are pretty strong words from Moses about the future of national
When Jesus heard this, he was astonished and said to those
following him, “I tell you the truth, I have not found
“sons of the kingdom” are the nation of
So the ‘subjects of the kingdom’ are the Jews, who see themselves as sons of Abraham, belonging to the kingdom by right. But Jesus reverses roles (cf.21:43); and the sons of the kingdom are thrown aside, left out of the future messianic banquet, consigned to darkness where there are tears and gnashing of teeth- elements common to descriptions of gehenna, hell. (Carson, D.A., “Matthew,” in Expositor’s Bible Commentary 8, 1984, p.202-203.)
Matthew is plain that the majority of Israelites are going to face God’s eternal judgment because they have rejected Him. In this passage Matthew clearly states that the Israelites will be replaced in the kingdom of heaven by a people who actually love God.
the book of Galatians “the children of Abraham” are redefined as all those who
place their trust in Jesus Christ, that is Spiritual Israel, rather than those
who are simply related to Abraham by blood. Galatians is written to professed believers
Consider Abraham: “He believed God, and it was credited to him as righteousness.” Understand, then, that those who believe are children of Abraham. The Scripture foresaw that God would justify the Gentiles by faith, and announced the gospel in advance to Abraham: “All nations will be blessed through you.” So those who have faith are blessed along with Abraham the man of faith (Gal.3:6-9).
The contrast in this passage is between law and faith. Abraham’s faith was “reckoned to him as righteousness. This is biblical shorthand to say that Abraham gained acceptance from God not by anything that he did, that is not by obedience to the law, but by taking God at His word. Now, we have the first mention of “sons of Abraham” in Gal.3:7. But this definition of who the sons of Abraham are should cause us to wonder. The impression we get from Gen.17 is that the children of Abraham are those who are physically descended from Abraham, the Jews:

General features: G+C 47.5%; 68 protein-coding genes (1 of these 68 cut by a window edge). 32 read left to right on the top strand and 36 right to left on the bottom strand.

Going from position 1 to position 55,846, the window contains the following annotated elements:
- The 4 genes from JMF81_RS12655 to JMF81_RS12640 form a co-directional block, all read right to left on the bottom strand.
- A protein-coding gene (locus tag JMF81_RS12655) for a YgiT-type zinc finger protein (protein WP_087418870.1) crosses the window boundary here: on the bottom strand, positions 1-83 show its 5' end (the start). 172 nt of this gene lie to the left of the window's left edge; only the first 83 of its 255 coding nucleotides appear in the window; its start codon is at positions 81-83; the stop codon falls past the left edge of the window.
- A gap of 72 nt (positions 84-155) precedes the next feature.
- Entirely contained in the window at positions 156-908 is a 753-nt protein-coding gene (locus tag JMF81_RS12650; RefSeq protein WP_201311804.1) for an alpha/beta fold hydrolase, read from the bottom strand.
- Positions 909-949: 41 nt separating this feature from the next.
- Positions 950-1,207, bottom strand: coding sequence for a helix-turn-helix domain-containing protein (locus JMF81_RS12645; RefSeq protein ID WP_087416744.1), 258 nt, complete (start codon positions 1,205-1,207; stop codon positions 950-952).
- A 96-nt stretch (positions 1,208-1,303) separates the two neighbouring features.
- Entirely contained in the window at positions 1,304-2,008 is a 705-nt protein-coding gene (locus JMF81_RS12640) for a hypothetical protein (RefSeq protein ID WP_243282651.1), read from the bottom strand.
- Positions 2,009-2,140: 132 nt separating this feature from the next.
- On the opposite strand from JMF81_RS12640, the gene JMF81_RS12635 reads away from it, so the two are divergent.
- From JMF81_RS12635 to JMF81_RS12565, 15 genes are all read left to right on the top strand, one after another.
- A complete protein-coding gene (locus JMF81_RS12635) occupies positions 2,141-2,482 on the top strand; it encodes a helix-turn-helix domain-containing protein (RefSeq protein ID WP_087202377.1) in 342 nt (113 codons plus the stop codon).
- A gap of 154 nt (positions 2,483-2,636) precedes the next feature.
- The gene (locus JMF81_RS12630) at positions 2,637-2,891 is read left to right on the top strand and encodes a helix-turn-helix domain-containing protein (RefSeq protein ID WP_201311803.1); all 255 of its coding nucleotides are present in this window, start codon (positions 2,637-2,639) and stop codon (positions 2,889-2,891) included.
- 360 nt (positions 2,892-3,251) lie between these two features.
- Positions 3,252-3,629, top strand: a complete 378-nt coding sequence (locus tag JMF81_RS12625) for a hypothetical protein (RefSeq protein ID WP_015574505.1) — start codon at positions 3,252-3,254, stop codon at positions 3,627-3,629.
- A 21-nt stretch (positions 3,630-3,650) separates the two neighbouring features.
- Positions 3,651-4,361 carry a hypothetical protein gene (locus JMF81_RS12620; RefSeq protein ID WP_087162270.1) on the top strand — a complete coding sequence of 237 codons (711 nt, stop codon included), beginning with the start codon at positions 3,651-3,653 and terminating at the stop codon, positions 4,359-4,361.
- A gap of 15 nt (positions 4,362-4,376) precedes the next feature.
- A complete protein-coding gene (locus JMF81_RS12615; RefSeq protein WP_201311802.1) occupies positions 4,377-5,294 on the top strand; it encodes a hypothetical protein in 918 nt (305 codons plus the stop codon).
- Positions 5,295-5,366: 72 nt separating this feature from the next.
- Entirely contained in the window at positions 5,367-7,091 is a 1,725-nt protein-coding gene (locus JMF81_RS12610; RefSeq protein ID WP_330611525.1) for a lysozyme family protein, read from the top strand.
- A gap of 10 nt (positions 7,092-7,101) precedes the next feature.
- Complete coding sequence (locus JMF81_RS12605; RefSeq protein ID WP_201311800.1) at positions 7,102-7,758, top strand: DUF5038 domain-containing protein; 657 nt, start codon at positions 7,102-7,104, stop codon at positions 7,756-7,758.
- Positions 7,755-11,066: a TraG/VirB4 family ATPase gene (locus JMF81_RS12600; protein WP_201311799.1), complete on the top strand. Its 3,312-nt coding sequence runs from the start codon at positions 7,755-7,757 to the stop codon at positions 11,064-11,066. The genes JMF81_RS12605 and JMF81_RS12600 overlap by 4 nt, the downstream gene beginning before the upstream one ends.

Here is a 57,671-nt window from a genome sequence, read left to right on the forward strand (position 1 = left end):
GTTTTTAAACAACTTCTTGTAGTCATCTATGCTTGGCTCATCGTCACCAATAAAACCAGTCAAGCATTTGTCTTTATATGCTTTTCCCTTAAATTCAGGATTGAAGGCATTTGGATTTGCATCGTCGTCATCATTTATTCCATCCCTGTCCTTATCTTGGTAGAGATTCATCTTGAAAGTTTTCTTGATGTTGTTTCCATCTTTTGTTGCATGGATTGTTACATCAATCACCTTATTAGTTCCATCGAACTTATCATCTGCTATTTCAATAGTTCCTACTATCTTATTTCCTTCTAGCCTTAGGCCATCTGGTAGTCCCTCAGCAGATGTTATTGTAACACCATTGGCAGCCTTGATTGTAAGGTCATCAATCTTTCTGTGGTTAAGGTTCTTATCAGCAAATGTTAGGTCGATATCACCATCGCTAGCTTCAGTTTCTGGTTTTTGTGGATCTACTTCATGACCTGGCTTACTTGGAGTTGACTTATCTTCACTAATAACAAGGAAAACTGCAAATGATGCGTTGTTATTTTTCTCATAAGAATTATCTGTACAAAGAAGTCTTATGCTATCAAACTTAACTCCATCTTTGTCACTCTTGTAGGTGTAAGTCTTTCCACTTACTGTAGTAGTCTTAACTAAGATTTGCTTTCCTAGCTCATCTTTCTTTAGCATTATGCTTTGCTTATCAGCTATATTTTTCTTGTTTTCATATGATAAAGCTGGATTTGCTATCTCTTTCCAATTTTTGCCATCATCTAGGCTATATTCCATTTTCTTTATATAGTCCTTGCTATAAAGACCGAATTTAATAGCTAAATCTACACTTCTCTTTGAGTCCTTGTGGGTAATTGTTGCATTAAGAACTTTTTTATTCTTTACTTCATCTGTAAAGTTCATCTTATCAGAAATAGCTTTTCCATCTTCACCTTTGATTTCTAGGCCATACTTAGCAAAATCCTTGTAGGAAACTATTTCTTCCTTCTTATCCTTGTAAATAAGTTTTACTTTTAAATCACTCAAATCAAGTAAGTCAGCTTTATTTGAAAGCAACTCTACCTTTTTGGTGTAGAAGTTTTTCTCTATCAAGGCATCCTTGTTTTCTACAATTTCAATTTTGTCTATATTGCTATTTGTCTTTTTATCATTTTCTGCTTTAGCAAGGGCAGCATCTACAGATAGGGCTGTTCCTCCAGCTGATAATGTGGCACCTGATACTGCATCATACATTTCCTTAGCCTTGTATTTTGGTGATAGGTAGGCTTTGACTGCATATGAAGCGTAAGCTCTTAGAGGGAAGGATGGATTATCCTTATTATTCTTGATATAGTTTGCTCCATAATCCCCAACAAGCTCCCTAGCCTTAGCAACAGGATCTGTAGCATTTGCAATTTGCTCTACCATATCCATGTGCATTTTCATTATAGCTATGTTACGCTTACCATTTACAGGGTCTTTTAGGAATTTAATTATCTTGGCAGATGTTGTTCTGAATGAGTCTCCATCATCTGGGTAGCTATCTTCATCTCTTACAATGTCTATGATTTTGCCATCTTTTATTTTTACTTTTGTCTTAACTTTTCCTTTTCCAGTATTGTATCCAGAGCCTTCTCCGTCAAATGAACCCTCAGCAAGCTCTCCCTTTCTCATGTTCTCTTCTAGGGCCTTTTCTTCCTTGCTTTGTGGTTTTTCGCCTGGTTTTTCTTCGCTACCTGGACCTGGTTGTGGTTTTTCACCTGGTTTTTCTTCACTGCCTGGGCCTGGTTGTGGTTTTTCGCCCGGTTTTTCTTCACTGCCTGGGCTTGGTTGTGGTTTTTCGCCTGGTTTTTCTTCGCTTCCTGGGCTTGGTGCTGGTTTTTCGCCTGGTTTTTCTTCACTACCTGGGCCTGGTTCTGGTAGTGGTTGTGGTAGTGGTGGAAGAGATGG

Abram fell facedown, and God said to him, “As for me, this is my covenant with you: No longer will you be called Abram; your name will be Abraham, for I have made you a father of many nations. I will make you very fruitful; I will make nations of you and kings will come from you. I will establish my covenant as an everlasting covenant between me and you and your descendants after you for the generations to come, to be your God and the God of your descendants after you. The whole land of Canaan, where you are now an alien, I will give as an everlasting possession to you and your descendants after you and I will be their God” (Gen.17:3-8).
There is nothing in the context of Genesis to lead us to understand the descendants or seeds of Abraham to be anything other than those who are physically related to him. But now in Galatians we find that the children of Abraham are all those who are “of faith.” Make no mistake about it, this is God’s inspired interpretation of who the children of Abraham really are.
Later in Galatians Paul refers to Gen.12:7 and the Abrahamic promise:
The promises were spoken to Abraham and to his seed. The Scripture does not say, “and to seeds,” meaning many people, but “and to your seed,” meaning one person, who is Christ (Gal.3:16).
Now this should strike us as a very strange statement given that in Gen.15:4-5 God tells Abraham that the promise of a seed is “plural”:
Then the word of the Lord came to him: “This man will not be your heir, but a son coming from your own body will be your heir.” He took him outside and said, “Look up at the heavens and count the stars- if indeed you can count them.” Then he said to him, “so shall your offspring be.”